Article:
Orcasound: listen for whales
|Presented By||Salish Sea Hydrophone Network|
|Goal||Monitor endangered Pacific Northwest killer whales.|
|Task||Detect orca sounds and measure noise levels using hydrophones.|
|Where||Global, anywhere on the planet|
The Salish Sea Hydrophone Network needs volunteers to help monitor the critical habitat of endangered Pacific Northwest killer whales by detecting orca sounds and listening for dangerous noises. The goal is to report whenever you hear something interesting, thereby notifying marine researchers and stewards when orcas are in the Salish Sea, and possibly being subjected to dangerous levels of human-made noise.
Maintained by a broad coalition of non-profit organizations and initiated with major funding from the National Oceanic and Atmospheric Administration, the network consists of five hydrophones (underwater microphones), each hooked up to a computer to analyze the signal and stream it to you via the internet.
Even though software is used to distinguish animal from other underwater sound, human ears do a better job of detecting unusual sounds. So it's critical that volunteers also monitor the network from their favorite device anywhere in the world, and alert the rest of the network when they hear interesting or worrisome sounds. We've detected the use of military sonar and helped get it stopped. At night or during foggy days, our listeners help activate other researchers to study the whales the next clear day. In the long run, we will also engage our network and citizen scientists in deciphering orca communication and whale migration patterns.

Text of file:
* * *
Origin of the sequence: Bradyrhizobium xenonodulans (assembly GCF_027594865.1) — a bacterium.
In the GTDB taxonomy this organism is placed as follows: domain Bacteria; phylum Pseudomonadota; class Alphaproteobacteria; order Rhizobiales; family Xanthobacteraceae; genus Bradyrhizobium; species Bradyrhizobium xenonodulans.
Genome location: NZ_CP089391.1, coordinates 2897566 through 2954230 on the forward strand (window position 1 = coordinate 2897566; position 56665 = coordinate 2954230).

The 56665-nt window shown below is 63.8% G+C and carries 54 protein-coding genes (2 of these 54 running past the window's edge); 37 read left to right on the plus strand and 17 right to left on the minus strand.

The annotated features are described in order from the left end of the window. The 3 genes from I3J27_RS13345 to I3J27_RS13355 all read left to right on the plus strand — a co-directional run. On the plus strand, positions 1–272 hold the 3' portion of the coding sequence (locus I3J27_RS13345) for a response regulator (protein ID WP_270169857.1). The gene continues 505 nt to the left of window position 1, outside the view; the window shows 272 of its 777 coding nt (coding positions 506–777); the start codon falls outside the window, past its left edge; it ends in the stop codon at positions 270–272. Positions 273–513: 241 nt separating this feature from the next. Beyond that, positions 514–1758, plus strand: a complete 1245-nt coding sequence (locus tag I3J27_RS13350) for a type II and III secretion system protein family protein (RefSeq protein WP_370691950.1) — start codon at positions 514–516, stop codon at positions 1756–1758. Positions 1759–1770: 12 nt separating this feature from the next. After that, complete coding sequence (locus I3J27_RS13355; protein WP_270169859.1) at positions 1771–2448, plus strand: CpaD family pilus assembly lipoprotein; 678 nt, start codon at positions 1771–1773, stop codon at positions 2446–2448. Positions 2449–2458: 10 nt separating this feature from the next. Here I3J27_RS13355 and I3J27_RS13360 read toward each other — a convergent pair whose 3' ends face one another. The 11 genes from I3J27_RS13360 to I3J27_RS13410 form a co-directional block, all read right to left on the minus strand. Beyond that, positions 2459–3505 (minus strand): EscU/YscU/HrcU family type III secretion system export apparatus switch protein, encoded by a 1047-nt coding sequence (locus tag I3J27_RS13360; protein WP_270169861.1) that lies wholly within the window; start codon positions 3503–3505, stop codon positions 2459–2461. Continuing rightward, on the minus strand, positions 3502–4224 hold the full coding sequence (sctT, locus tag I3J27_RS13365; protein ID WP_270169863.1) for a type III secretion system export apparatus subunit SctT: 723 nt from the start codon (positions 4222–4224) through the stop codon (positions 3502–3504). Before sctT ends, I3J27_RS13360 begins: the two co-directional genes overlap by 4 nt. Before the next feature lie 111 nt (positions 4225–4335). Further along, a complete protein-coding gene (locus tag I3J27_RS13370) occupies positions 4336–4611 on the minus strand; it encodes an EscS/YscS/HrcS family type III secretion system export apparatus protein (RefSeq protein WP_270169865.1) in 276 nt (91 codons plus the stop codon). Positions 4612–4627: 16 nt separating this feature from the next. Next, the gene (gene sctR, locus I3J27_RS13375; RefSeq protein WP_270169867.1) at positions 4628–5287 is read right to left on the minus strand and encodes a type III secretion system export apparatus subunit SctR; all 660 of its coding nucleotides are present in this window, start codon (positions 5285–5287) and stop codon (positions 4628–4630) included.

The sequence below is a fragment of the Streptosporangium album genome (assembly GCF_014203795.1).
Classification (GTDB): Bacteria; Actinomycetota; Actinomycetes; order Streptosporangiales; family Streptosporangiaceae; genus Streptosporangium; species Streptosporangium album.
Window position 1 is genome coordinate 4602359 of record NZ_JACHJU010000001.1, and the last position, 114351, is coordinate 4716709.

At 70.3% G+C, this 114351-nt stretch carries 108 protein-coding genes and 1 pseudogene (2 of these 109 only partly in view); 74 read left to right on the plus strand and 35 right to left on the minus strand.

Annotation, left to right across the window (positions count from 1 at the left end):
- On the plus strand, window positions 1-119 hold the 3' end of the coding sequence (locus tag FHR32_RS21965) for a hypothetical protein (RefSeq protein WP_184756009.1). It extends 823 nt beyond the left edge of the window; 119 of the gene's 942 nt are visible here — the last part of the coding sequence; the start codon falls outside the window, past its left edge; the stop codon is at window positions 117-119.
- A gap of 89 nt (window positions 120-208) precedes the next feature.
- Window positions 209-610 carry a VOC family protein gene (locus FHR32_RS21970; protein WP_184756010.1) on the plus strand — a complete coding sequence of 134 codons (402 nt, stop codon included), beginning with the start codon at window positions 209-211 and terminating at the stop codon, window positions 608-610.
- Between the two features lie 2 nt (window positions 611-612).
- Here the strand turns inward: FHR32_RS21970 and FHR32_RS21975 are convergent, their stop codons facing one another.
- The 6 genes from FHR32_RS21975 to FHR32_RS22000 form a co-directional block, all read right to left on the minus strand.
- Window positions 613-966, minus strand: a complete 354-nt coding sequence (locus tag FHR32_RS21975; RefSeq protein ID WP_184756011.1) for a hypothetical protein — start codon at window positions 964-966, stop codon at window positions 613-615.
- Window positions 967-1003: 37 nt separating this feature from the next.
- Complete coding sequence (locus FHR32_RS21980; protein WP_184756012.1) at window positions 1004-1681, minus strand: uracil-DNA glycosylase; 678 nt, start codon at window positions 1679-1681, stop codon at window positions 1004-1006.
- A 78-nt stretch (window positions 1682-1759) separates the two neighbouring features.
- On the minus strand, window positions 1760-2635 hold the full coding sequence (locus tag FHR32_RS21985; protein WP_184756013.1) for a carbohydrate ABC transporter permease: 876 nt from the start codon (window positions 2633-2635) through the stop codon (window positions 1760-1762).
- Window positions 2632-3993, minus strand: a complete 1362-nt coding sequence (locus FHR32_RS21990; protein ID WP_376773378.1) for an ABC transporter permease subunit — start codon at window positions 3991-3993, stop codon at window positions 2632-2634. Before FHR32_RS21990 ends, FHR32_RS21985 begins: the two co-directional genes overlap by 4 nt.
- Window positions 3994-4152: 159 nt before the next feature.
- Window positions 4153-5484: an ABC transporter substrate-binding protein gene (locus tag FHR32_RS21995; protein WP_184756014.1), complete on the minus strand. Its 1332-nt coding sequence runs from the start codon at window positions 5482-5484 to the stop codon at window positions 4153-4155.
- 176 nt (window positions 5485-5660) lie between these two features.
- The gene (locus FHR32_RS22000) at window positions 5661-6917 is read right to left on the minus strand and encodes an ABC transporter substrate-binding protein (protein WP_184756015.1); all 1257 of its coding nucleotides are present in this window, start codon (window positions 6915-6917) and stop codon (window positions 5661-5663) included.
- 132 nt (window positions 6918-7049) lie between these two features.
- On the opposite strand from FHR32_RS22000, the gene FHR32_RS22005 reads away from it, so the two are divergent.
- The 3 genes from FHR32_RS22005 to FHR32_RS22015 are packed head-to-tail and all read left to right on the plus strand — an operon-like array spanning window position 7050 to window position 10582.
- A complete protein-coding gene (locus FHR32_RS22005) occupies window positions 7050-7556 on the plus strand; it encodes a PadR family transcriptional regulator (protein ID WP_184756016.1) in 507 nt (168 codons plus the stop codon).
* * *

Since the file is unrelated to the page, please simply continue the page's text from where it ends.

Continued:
|How to Join||
Click the "Request to join" button
on this page to instantly notify the project leader of
Visit http://www.orcasound.net/listen to find out how to listen live, access recordings, learn what to listen for, and how to log in your observations.
Help us develop a new app to make listening for whales easier and more rewarding!
More information and guidance:
|Project Timing||Year-round, 24/7!|
|Special Skills||Be a good listener! (Or if you don't hear well, be observant when looking at spectrograms, or other visual displays of sounds.)|
|Ideal Age Group||Elementary school (6 - 10 years), Middle school (11 - 13 years), High school (14 - 17 years), College, Graduate students, Adults, Families, Seniors|
|Average Time||Less than an hour|
|Spend the Time||indoors|
|Type of Activity||Exclusively online, At school, At night, At home|
|Tags||killer whale, ocean, orca, whale|
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